Laurel & Hardy in PACK UP YOUR TROUBLES (1932) – As nondescript as a Smith


(WARNING: Major spoilers ahead!)

Pack Up Your Troubles is a mixed kit bag indeed. Those who criticize Laurel & Hardy’s later Twentieth Century-Fox features for being too disjointed conveniently forget that many of The Boys’ features for Hal Roach — such as this one — can stand well on their own where disjointedness is concerned.

Laurel had no qualms about re-working plotlines from L&H’s silent films into their later talkies. So it’s surprising that Duck Soup was a forgotten L&H silent film for so long, since this feature begins with that short’s motif — an officer putting Stan and Ollie to work — right down to using the silent film’s easily recognizable park setting (from the look of things, maybe even the same park bench). The only change here is from the relatively minor chore of fighting a forest fire to getting enlisted in World War I.

The movie’s military scenes are fairly funny, particularly the one where Stan and Ollie mistake sarcasm for genuine orders and deposit some garbage in the general’s quarters. (Director George Marshall made his non-ballyhooed acting “debut” as the menacing Army cook when the real actor failed to show up. He does a fine job as a L&H villain worthy of comparison with Walter Long and Rychard Cramer.)

Then the gooey subplot kicks in. Stan and Ollie’s Army buddy Eddie Smith offers the movie its tired complications. Eddie is estranged from his parents because they quarreled about the woman he married, and Eddie’s baby daughter gets dumped in his lap by his departing wife. When Stan and Ollie try to find out the names of Eddie’s parents, Eddie stubbornly refuses to give in to their request. So you know darned well that somehow or other, Stan and Ollie are going to get stuck with the kid.

Sure enough, Eddie gets killed in battle, and Stan and Ollie rescue the child from a guardian brutal enough to have warranted the rescue scene to be edited out of early TV prints of the movie — not exactly the kind of thing to get us in the mood for comedy. Then Stan and Ollie try to find the grandparents and quickly discover there are far too many Smiths in the world. (The movie’s best single gag might be Stan returning from Poughkeepsie to report about a red-herring Smith he checked out.)

The movie’s attempt to milk Stan and Ollie’s poverty for comedy is a bit strange. They run a lunch wagon to keep afloat, and at one point they are menaced by an ill-tempered social worker (Beau Hunks‘ Charles Middleton) who aims to get the girl placed in an orphanage. In his 1975 L&H book, John McCabe claims that Ollie’s riposte to the social worker was the origin of a much-told one-liner. But when Ollie says it backwards — “How much would you charge me to haunt a house?” — one wishes Groucho Marx had been present to deliver the line instead.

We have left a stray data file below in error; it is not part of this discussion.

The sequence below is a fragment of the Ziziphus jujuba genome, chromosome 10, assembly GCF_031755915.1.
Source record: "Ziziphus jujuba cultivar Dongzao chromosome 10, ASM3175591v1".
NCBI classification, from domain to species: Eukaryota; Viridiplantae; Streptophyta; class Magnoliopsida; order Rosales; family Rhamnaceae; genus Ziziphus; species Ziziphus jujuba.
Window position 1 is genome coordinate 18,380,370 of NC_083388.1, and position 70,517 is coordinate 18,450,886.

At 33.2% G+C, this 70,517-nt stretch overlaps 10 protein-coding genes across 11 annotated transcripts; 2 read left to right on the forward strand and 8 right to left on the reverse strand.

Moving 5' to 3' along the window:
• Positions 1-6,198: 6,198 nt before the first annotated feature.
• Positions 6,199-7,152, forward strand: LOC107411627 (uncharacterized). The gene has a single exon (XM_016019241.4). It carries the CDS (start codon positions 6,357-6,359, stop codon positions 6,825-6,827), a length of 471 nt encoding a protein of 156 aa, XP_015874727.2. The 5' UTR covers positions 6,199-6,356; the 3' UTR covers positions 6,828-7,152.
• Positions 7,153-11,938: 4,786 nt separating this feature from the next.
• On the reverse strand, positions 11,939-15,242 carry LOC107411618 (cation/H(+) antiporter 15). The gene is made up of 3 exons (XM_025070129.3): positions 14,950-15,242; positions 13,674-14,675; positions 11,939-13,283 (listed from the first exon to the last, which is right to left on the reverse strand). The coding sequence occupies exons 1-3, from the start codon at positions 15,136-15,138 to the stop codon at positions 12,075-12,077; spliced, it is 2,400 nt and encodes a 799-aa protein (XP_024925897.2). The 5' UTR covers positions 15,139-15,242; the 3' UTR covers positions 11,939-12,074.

Stan and Ollie’s attempts to get their lunch wagon “refinanced” are also strained. When the bank president realizes what The Boys are trying to use for collateral, he laughs derisively and tells them he’d have to be unconscious to grant such a request. Conveniently, a ceramic bust is made to fall on the man’s head and knock him cold. We’re then meant to believe that Stan and Ollie take the man’s remark literally and are thus free to abscond with the money. But surely not even Stan at his most brain-dead could misinterpret this remark in such a way as to make The Boys commit a crime.

The movie does have a cute wrap-up, if you make it that far. But Pack Up Your Troubles clearly shows that Laurel and his creative staff were still having their problems stretching The Boys’ antics to feature length.

Laurel & Hardy in THEIR FIRST MISTAKE (1932) – Poor baby


(WARNING: Major spoilers abound!)

In his seminal book on Laurel and Hardy, Charles Barr declares, “Their First Mistake is a film about the Stan Laurel character.” More accurately, this 1932 short subject is a film about the Stan and Ollie characters’ relationships, to each other and to their on-screen wives. This short, made fairly early on in their sound-movie career, is nearly a summation of many L&H themes that appeared before and after. In this film, we have:

* an extremely hostile wife (de rigeur in most L&H films)

* perhaps L&H’s most extreme expression of their childlikeness

* their devotion to each other at the expense of any other relationships

Armchair analysts (and you’re reading one of them right now) have for years made hay of the supposed homosexual subtext in Laurel & Hardy movies. It’s always risky to make such inferences about movies that their own creators stated were meant only for a few laughs. But in this film in particular, such symbolism is so blatant as to be unavoidable.

Their First Mistake opens with Mrs. Arabella Hardy (Mae Busch) chastizing her husband Ollie for spending too much time with Stan, when the phone rings and who should it be but Stan? Ollie answers the phone and fools his wife by addressing the caller as “Mr. Jones.” This causes an immediate identity crisis in Stan, who checks out his mirror image and his wallet I.D.’s to make sure he’s still himself.